Mobile Technology-related Activities To support increased access to health services and information and improved quality of care. Engages in the strategic design, testing, implementation and rigorous research and evaluation of mHealth tools within MVP and beyond, while simultaneously working to advance an enabling environment for mHealth, globally. Collaboration between researchers at the Earth Institute and members of the Department of Biomedical Informatics at the Columbia College of Physicians and Surgeons, the Department of Epidemiology at the Mailman School of Public Health, the Department of Engineering and the Center for New Media Teaching and Learning at Columbia University. Five Sectors: Health, Agriculture, Enterprise, Education and Infrastructure
The frontline for health service provision are community health workers (CHWs). CHWs, in MVP, are located within the villages and are responsible for 100-250 HHs each. CHWs conduct household visits and use paper forms (with a shift to mobile-based forms and reporting) to report information. CHWs report to senior CHWs who report to CHW Managers/Health Facilitators. Re: Health workers: “No other category of worker is so essential to the well-being of the population of every nation.” (Ethn Dis. 2009;19[Suppl 1]:S1-60–S1- 64)
They are trained to provide routine and preventive health services. CHWs used to be trained on an MVP training manual, however, this has ceased as we are transitioning to another training based on the WHO’s newly released CHW curriculum on Caring for Newborn and Children: http://www.coregroup.org/resources/mae-tools to be released in the next few months. Currently, CHWs receive gov’t trainings and CC+ trainings. While the CHWs were receiving training, the trainings provide minimal medical training and knowledge is infrequently reinforced after training. So, we looked into ways that we could provide additional opportunities for further professional development and continually reinforce information on key areas in family planning, reproductive health, care for newborns, malnutrition, diarrhea and infectious diseases [Supporting resource: Mensah JA “Addressing educational needs of health workers in Ghana using distance education”]. One such opportunity was through incorporating and strengthening mLearning in existing mHealth initiatives—CC+ and the Ghana Telemedicine Project. [Mobile learning (mLearning) is defined as learning that takes place via wireless devices (i.e. mobile phones, PDAs, smart phones or laptops) Source: Imperial College London, An E-Learning Glossary ]. Since CHWs already had mobile phones, we felt that it would be relatively feasible.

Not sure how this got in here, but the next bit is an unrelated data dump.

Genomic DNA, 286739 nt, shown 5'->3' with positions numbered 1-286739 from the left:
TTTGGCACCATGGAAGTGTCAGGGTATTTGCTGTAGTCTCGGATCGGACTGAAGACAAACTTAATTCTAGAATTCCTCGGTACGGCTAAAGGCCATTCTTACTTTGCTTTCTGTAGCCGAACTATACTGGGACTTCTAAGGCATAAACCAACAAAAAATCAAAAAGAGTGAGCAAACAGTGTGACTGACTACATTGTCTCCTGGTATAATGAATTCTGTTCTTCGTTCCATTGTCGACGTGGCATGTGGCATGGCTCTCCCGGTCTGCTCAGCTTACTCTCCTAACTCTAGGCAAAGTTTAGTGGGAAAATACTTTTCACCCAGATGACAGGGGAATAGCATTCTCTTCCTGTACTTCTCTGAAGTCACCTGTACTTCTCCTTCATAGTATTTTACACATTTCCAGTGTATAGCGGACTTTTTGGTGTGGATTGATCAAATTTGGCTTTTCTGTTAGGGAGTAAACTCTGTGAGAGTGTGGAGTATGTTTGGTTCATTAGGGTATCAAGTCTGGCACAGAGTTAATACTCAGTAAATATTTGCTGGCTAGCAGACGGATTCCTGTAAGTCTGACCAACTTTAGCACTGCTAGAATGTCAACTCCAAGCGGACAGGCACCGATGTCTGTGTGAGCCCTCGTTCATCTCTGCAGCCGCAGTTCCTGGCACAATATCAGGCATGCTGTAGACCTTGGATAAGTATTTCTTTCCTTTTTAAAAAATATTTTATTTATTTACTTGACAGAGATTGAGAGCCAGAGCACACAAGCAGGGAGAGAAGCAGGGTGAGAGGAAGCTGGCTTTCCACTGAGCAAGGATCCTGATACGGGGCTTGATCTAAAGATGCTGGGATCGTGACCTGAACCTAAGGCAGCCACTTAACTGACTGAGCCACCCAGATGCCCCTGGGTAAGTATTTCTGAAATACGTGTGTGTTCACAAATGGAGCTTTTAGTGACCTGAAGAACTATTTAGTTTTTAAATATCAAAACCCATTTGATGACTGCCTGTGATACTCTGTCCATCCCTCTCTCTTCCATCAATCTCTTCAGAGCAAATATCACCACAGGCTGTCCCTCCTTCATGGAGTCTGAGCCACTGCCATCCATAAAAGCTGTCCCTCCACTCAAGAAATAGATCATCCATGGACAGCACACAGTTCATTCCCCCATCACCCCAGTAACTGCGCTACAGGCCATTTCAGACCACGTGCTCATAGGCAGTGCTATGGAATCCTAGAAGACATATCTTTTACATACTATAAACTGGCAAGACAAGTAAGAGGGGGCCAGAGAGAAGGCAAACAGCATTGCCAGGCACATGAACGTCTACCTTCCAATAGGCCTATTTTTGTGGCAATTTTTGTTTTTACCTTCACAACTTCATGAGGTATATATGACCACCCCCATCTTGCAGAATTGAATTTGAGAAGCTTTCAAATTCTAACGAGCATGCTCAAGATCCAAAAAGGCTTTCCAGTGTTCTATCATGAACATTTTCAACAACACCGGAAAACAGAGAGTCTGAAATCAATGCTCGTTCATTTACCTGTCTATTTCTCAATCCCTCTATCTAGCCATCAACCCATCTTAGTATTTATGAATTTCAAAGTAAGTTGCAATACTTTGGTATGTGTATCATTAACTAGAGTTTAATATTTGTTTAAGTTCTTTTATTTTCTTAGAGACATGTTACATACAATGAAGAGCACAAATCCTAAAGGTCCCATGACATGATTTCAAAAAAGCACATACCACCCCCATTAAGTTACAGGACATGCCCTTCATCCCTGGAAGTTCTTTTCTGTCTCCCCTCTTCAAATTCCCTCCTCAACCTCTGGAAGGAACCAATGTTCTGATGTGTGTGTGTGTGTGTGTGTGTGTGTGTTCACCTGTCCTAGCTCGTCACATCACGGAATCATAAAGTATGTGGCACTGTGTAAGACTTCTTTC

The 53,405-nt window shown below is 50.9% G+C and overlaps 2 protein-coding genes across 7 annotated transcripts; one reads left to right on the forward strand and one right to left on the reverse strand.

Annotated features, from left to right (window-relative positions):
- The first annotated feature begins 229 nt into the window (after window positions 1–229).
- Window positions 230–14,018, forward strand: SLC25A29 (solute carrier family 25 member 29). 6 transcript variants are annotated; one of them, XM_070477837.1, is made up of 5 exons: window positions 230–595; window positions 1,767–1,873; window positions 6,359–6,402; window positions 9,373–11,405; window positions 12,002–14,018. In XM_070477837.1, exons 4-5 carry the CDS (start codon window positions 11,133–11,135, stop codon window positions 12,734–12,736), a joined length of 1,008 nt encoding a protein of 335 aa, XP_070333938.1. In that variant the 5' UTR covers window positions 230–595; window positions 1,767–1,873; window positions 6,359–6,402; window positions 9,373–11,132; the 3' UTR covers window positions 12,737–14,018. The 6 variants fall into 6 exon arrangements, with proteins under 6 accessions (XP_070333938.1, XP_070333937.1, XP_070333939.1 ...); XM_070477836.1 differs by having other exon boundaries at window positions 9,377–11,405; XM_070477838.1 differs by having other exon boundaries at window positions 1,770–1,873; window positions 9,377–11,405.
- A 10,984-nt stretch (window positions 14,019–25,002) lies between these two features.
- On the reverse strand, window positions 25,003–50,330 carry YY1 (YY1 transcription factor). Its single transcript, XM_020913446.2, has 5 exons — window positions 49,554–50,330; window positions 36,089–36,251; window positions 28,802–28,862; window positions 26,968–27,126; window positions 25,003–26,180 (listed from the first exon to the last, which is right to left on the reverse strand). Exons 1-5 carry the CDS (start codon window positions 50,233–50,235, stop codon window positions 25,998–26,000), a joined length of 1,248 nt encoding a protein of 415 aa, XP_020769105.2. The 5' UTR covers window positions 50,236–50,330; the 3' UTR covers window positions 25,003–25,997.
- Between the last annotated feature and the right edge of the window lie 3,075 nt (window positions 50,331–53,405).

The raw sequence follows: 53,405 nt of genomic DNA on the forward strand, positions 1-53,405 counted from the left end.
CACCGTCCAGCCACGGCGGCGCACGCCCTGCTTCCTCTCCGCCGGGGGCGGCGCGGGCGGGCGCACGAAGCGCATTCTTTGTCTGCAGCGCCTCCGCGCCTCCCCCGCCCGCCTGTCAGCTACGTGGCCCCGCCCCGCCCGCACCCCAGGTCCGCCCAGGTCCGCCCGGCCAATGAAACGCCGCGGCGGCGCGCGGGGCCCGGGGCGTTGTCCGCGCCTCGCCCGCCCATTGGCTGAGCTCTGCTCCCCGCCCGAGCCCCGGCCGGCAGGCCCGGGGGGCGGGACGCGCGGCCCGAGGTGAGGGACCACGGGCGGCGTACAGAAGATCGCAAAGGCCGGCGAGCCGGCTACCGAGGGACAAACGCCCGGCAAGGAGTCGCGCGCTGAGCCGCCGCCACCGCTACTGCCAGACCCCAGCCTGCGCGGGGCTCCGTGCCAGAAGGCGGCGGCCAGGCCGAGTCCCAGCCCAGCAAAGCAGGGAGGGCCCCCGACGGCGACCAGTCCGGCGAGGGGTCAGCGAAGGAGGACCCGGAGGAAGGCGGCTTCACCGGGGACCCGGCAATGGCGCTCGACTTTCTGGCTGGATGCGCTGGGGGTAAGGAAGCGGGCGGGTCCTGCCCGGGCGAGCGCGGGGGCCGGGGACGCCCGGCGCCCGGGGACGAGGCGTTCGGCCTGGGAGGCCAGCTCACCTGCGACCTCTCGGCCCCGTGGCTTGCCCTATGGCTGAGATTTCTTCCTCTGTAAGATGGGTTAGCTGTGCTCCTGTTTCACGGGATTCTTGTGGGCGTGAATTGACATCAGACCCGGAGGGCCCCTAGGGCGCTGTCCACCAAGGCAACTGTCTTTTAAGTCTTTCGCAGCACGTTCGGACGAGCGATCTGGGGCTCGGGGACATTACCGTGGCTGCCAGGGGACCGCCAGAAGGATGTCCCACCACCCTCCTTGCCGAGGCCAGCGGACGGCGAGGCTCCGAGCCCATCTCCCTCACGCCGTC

We had this system and network and needed to determine, what would the purpose of mLearning be?—would it be mLearning for education or mLearning for performance? How can we maximise ownership of the learning experience? Would this be welcome? Software limitations? Infrastructure limitations? Trainings on use, etc.? [Supporting resource: Wishart (2007). “ The Seven ‘C’s-No, Eight-No Nine ‘C’s of mLearning”]. So, this explains why we chose to attempt to integrate mLearning within CC+ which is within this general framework and the Ghana Telemedicine Project, in hopes that we would be able to supplement performance monitoring and a feedback mechanism to address gaps in knowledge.
Drawing from our work and experiences, our priority has been to provide point of care support tools to health workers—both facility and community-based—in new and creative ways. [In part, this led to recognition of our CHW Program by the WHO’s Global Work Force Alliance—award of excellence.] This included the development of ChildCount+ (CC+), which is a maternal and child health SMS-based community health events registry and alert system initiative—can monitor and evaluate performance through reports generated. Reports include performance indicators and health indicators by CHW and in aggregate. As mentioned earlier, CHWs also receive trainings. Complementing CC+ is the Ghana Telemedicine Project. A call centre with a toll-free line has been set-up and there is a physician on-call 24/7. The line will first be open to health workers in the MVP cluster (for piloting purposes) with potential to scale-up. Through this initiative, supervisors will be able to monitor the nature of the calls. The idea is that this monitoring system can then feed back into trainings and addressing knowledge gaps. Therefore, CHWs receive learning opportunities and reinforcement through the trainings, interactions and supervisor reviews via CC+ and the Ghana Telemedicine Project. With that noted, we also looked into developing a more formal mLearning initiative. Through this mLearning Initiative, CHWs would be able to access content/topics covered during their trainings on their mobile phones. http://www.who.int/workforcealliance/forum/2011/hrhawardscs11/en/ http://themillenniumchw.wordpress.com/about-program/